True origin of the size effect in cold-welded metallic nanocrystals
Y Cui and Y Toku and Y Kimura and Y Ju, INTERNATIONAL JOURNAL OF MECHANICAL SCIENCES, 187, 106102 (2020).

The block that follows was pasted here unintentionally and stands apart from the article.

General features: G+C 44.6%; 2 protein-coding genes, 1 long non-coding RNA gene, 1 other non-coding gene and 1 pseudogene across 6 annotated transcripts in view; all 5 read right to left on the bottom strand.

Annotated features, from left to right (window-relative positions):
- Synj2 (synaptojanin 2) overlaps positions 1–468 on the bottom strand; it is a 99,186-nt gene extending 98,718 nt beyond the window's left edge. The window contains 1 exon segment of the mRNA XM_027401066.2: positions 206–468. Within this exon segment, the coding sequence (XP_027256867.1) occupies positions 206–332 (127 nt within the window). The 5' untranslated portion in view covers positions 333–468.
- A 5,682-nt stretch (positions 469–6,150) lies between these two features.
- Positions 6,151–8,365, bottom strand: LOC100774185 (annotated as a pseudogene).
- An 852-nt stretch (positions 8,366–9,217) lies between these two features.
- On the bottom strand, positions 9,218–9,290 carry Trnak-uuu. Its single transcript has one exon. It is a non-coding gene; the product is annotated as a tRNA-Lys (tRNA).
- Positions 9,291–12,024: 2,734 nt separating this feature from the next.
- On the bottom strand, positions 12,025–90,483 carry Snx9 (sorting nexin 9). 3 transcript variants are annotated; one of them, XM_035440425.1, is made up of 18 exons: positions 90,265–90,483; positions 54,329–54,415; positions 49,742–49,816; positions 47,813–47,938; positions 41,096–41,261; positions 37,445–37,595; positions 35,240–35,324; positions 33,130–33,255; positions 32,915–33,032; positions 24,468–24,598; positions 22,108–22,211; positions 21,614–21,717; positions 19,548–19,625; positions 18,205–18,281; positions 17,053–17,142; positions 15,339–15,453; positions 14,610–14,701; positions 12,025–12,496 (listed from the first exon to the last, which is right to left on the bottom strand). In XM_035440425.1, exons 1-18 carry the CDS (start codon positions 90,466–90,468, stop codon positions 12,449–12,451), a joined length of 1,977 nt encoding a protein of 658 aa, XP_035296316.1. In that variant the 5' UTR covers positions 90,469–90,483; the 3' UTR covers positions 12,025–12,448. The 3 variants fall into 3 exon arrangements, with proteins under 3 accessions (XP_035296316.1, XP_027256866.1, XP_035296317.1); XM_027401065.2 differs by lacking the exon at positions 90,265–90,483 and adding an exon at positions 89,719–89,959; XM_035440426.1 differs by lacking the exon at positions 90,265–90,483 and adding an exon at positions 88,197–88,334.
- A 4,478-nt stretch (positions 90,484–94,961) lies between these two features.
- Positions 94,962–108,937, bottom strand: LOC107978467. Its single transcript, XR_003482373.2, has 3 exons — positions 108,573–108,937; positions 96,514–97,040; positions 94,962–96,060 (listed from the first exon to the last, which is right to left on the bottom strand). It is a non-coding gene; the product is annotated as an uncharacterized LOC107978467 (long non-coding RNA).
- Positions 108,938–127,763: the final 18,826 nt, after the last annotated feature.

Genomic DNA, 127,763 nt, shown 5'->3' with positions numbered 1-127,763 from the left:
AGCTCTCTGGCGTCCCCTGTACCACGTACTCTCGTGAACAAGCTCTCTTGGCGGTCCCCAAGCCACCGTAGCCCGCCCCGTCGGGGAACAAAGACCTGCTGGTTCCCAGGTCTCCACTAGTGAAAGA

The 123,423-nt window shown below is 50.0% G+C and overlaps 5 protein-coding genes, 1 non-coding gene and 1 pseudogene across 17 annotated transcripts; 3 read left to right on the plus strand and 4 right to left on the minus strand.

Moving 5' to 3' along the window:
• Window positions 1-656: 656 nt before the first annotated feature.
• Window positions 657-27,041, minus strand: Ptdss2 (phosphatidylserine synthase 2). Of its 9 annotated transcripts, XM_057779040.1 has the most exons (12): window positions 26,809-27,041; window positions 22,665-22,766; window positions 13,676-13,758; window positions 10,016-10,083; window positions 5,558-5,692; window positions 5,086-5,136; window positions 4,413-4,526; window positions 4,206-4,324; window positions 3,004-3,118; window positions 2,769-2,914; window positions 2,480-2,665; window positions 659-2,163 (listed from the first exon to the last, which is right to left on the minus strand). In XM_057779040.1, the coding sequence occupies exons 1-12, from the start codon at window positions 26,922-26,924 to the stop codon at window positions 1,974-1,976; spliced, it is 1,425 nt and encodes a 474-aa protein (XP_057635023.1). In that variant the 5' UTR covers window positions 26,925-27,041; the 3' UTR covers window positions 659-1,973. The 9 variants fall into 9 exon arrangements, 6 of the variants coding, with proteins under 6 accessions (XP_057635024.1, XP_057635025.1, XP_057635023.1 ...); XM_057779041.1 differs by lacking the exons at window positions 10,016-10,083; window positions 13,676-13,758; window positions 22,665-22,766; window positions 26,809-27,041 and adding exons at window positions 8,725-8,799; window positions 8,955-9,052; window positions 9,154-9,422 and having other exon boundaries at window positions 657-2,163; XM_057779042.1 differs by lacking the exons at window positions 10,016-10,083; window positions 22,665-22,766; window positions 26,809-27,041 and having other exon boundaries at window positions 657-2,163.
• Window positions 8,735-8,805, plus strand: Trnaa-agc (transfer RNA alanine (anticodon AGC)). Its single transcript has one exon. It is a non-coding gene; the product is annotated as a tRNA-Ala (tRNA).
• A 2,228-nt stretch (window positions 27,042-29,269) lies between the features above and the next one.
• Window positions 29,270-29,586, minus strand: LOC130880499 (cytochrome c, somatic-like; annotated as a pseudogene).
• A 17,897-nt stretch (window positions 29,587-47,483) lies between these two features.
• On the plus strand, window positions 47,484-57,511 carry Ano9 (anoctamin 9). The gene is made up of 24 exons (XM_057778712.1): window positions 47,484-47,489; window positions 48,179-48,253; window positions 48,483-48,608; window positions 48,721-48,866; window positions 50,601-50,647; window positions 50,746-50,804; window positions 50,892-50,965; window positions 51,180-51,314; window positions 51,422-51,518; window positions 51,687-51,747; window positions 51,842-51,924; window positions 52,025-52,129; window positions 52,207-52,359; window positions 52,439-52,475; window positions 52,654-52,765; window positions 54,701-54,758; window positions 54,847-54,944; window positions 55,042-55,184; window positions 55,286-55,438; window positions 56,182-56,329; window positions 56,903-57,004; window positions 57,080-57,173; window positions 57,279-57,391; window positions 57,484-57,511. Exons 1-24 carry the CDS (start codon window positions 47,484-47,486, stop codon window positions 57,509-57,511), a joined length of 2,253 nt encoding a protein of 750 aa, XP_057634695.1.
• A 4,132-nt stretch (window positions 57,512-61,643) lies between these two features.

A drastic size effect in cold-welded metallic nanowire for surface fasteners was observed in our previous experiment. In this work, a large-scale molecular dynamics (MD) simulation and a finite element (FE) simulation coupled with the nonsingular dislocation theory are combined to probe the true origin of this drastic size effect. Very large diameter (up to 200 nm) is involved in the direct MD simulation, leaving no gap between the simulation and the experiment. It was once believed that the drastic size effect comes from the Van der Waals (vdW) force transmitted through the bonding interface, which does give a mathematically agreeable scaling law. However, based on present simulations, new understanding is established-the drastic size effect is linked to dislocation emission, rather than vdW force. Compared with a single nanowire, the externally induced stress surges near the bonding corner of cold-welded nanocrystals due to the enormous stress concentration. The dislocation emission is hence triggered. It is also revealed that, overwhelmingly, dislocation emission should be energetically favorable in cold-welded nanocrystals. Additionally, MD simulations with polycrystalline nanocrystals reveal that both the random orientation effect and the grain boundary effect are secondary to the enormous stress concentration effect. Under such less ideal situation, dislocation emission still determines the maximum stress.
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